South Cotabato (Part 2 of 3) – Lake Sebu

October 2014 – After the fun night of singing and dancing, we were ready to discover the rest of South Cotabato. We started our day early to catch the sunrise over Lake Sebu.

Punta Isla Resort, Lake Sebu

That day, I was awoken by the sound of rustling leaves and chirping birds. It was a cool, breezy morning, and I felt like the day was full of promise. Our habal-habal drivers (led by Kuya Mark Meyen, 09752705199) arrived at around 6 AM, so we had to skip breakfast. Our drivers whisked us to a high point that overlooked the lake. Then, we zipped across beautiful hilly landscapes to get a closer view of Lake Sebu at Punta Isla Resort. On the way back, Kuya Mark brought us to the T’boli Museum, a small traditional T’boli house with a few trinkets and artifacts. (My friends bought a few beaded accessories there. Make sure to visit it when you can, it’s interesting.)

We made a quick trip back to SIKAT, where we had a filling breakfast of fried rice, egg, and fried eggplant. After an hour, we were back on the road, zigzagging our way to the Seven Falls of Lake Sebu, a nature park with, er, seven waterfalls. We went on a quick trip down to Falls No. 1 and 2 (I forgot to ask why they called it that. Probably for the benefit of tourists.)

Falls No. 1, Lake Sebu

Seven Falls, Lake Sebu, South Cotabato
Magnificent Falls No. 2 in Lake Sebu, South Cotabato. Photo by Lovely

After marveling at the simple beauty of Falls No. 2, we went to one of the most unforgettable parts of our trip: the highest zip line in Southeast Asia! I’m not fond of heights (I would never fly if taking the bus were an option), but all my friends were excited about it, so I had no choice but to join them. Good thing I did – it was absolutely amazing. For about 40 seconds, we glided above hundreds of acres of lush forests, and we saw a glimpse of 3 out of the 7 falls in the nature park, and a breathtaking rainbow. (Though I had no choice but to trust the equipment and ignore the screeching and hissing of the ropes.)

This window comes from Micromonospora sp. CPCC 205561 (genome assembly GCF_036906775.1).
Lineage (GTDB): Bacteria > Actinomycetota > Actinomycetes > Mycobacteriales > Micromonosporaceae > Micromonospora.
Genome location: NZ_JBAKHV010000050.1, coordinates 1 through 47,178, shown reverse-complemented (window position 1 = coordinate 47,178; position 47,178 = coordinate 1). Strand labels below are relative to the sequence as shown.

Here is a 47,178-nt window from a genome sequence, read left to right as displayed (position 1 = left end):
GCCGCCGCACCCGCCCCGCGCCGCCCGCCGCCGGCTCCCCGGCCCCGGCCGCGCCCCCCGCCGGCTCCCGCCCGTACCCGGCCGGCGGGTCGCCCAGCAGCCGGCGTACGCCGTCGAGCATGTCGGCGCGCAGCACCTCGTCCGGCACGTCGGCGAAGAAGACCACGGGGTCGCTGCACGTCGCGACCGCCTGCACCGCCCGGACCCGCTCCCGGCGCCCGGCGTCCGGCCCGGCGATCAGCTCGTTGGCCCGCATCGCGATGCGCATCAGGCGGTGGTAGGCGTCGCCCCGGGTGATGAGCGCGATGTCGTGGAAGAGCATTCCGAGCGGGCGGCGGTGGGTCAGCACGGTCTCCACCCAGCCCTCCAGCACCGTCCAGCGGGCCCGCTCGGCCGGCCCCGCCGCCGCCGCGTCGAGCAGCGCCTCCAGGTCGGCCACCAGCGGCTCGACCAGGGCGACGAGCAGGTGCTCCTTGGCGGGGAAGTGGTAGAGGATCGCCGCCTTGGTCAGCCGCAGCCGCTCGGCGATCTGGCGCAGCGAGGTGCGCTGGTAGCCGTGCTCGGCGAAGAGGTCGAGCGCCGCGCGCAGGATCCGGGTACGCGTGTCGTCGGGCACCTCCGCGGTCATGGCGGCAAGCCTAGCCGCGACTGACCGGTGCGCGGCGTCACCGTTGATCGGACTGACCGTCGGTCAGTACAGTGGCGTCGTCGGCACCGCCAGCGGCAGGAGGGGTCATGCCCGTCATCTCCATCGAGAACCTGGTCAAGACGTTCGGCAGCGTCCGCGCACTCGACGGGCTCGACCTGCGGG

Highest Zipline in Southeast Asia, Lake Sebu
I’m not as scared as I look; I’m just terrified I might lose my glasses here. (Photo by Joan)

(After we finished the first leg of the zip line, we had to wait for about half an hour at the platform where we had to jump off for the second zip line. One of the employees had to power up a generator, which he needed for his PC. He needed to ask us which of our photos should he print. It’s depressing to see for the first time how serious the energy crisis in Mindanao was.)

We rested for a bit and had buttered corn before we set off again. Next stop was Lang Dulay’s workshop, where we saw rolls and rolls of beautiful t’nalak and their weavers.

Lang Dulay's Workshop in Lake Sebu

Unfortunately, Lang Dulay was not home; she was away to see a doctor for her regular check-up (she’s 98 years old, according to them). In any case, her apprentices were happy to answer all our questions.  They even showed us the process of making t’nalak — from the backstrap loom to what they call “pagpaplantsa,” where they scrub the woven cloth with a cowrie shell to give it that distinct shimmer that I so love in t’nalak.

Lang Dulay's workshop, Lake Sebu
Posing inappropriately with the t’nalak designed by Lang Dulay (Photo by Lovely)

After we bought some souvenir, our kuya habal-habal drivers drove us back to Bob Nowong, where we had some more tilapia and seafood. We also tried their chopsuey, which I find to be pricey but good.

Bob Nowong, Lake Sebu

We had a long ride ahead of us, so we went back to pack our bags and say goodbye to the people at SIKAT. If there’s something that I regret about this trip, it’s that we only spent a night here in SIKAT. I felt like a tourist, which is not exactly a good feeling. I wish I could have stayed longer so that I could learn all that I can about the t’nalak, the stories of the T’boli as a people, their songs, dances, epics, and chants.

SIKAT, Lake Sebu

I’ll definitely be back to spend more than a week in Lake Sebu to do just that.